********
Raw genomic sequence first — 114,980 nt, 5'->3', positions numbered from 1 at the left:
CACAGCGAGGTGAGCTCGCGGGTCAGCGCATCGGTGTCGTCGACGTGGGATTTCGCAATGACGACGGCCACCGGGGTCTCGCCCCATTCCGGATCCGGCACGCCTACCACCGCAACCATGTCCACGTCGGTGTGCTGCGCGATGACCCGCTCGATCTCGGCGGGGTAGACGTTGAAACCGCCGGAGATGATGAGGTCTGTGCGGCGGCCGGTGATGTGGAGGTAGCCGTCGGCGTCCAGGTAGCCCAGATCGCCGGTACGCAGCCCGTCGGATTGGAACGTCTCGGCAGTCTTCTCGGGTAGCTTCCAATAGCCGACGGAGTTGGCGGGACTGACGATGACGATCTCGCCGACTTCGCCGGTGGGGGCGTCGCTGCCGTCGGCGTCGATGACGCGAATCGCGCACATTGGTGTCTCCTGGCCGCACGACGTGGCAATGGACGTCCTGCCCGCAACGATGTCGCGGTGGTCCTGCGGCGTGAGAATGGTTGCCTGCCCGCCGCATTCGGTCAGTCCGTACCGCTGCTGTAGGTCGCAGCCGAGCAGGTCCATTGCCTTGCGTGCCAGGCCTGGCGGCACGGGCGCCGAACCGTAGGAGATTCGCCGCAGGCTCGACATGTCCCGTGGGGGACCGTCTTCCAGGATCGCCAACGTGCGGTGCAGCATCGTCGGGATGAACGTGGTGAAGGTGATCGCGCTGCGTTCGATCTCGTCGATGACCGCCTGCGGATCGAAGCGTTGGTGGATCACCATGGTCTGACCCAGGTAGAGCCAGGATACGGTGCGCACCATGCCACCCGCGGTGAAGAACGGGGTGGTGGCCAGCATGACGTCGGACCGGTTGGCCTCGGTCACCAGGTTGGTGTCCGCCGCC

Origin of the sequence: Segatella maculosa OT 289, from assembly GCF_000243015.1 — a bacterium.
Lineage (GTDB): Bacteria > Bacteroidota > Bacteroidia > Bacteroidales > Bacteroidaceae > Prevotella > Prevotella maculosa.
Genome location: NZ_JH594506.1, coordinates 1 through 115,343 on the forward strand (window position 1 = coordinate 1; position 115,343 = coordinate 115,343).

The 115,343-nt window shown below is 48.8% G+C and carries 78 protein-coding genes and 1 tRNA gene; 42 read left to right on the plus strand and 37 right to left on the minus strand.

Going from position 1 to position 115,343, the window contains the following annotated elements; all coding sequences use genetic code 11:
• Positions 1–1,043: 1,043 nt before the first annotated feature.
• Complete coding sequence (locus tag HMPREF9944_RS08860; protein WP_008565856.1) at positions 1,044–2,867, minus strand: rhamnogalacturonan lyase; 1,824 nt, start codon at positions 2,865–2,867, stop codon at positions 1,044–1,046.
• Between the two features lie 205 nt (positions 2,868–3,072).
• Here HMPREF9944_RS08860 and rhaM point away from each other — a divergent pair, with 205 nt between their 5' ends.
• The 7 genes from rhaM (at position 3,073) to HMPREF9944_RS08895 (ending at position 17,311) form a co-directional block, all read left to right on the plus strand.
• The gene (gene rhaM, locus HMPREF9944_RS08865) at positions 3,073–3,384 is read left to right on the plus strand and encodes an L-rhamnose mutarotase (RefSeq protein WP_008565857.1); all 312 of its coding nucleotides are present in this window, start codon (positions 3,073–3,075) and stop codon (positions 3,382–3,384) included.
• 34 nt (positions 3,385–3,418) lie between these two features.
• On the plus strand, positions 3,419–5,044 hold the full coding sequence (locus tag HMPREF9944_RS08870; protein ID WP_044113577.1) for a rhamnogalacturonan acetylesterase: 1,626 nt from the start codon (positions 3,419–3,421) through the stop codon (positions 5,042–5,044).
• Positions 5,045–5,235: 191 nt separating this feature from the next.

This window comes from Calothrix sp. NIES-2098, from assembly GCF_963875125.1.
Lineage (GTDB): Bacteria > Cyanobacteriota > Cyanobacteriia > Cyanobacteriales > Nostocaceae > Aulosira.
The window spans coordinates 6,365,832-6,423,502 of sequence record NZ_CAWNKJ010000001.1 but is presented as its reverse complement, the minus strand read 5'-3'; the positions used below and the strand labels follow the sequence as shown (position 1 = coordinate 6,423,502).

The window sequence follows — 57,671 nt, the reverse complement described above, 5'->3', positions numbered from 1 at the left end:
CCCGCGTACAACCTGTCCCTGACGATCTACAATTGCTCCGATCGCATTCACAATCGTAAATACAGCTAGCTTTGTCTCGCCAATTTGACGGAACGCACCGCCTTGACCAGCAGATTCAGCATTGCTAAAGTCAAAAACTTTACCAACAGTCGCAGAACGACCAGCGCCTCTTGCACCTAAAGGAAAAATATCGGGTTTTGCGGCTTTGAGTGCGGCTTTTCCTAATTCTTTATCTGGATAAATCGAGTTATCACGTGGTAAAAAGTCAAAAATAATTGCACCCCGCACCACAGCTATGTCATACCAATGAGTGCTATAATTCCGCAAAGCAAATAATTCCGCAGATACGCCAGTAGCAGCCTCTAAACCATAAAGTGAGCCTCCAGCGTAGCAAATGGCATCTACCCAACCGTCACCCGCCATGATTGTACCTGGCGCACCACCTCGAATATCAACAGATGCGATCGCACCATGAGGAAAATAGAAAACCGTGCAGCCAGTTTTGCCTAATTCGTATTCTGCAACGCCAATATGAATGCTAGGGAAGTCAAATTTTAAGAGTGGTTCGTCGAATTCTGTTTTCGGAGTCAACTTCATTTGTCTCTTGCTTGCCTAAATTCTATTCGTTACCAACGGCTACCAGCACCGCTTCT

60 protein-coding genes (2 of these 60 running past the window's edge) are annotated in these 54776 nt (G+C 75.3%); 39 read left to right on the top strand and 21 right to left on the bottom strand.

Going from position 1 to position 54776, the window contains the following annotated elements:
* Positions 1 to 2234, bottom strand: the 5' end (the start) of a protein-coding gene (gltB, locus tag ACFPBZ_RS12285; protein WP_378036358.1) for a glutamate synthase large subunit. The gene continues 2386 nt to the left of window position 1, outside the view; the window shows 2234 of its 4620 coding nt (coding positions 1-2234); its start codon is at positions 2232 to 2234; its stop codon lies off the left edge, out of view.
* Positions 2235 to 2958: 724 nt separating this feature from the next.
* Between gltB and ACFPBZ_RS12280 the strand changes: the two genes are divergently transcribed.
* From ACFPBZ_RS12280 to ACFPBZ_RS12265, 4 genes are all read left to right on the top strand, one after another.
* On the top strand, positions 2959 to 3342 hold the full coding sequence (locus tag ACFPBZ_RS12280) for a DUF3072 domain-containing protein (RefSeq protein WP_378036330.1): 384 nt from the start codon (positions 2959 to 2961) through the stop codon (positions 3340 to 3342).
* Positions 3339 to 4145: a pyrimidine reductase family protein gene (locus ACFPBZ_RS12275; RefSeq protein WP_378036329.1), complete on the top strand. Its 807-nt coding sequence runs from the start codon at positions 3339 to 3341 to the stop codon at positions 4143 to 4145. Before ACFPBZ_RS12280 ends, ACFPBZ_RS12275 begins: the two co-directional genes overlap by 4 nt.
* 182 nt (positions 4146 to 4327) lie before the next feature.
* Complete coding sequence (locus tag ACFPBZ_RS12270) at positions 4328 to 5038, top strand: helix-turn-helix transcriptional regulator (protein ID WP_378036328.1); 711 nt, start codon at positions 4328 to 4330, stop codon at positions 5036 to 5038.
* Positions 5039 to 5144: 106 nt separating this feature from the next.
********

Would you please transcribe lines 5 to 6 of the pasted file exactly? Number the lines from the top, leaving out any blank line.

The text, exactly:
Genome location: NZ_JH594506.1, coordinates 1 through 115,343 on the forward strand (window position 1 = coordinate 1; position 115,343 = coordinate 115,343).

The 115,343-nt window shown below is 48.8% G+C and carries 78 protein-coding genes and 1 tRNA gene; 42 read left to right on the plus strand and 37 right to left on the minus strand.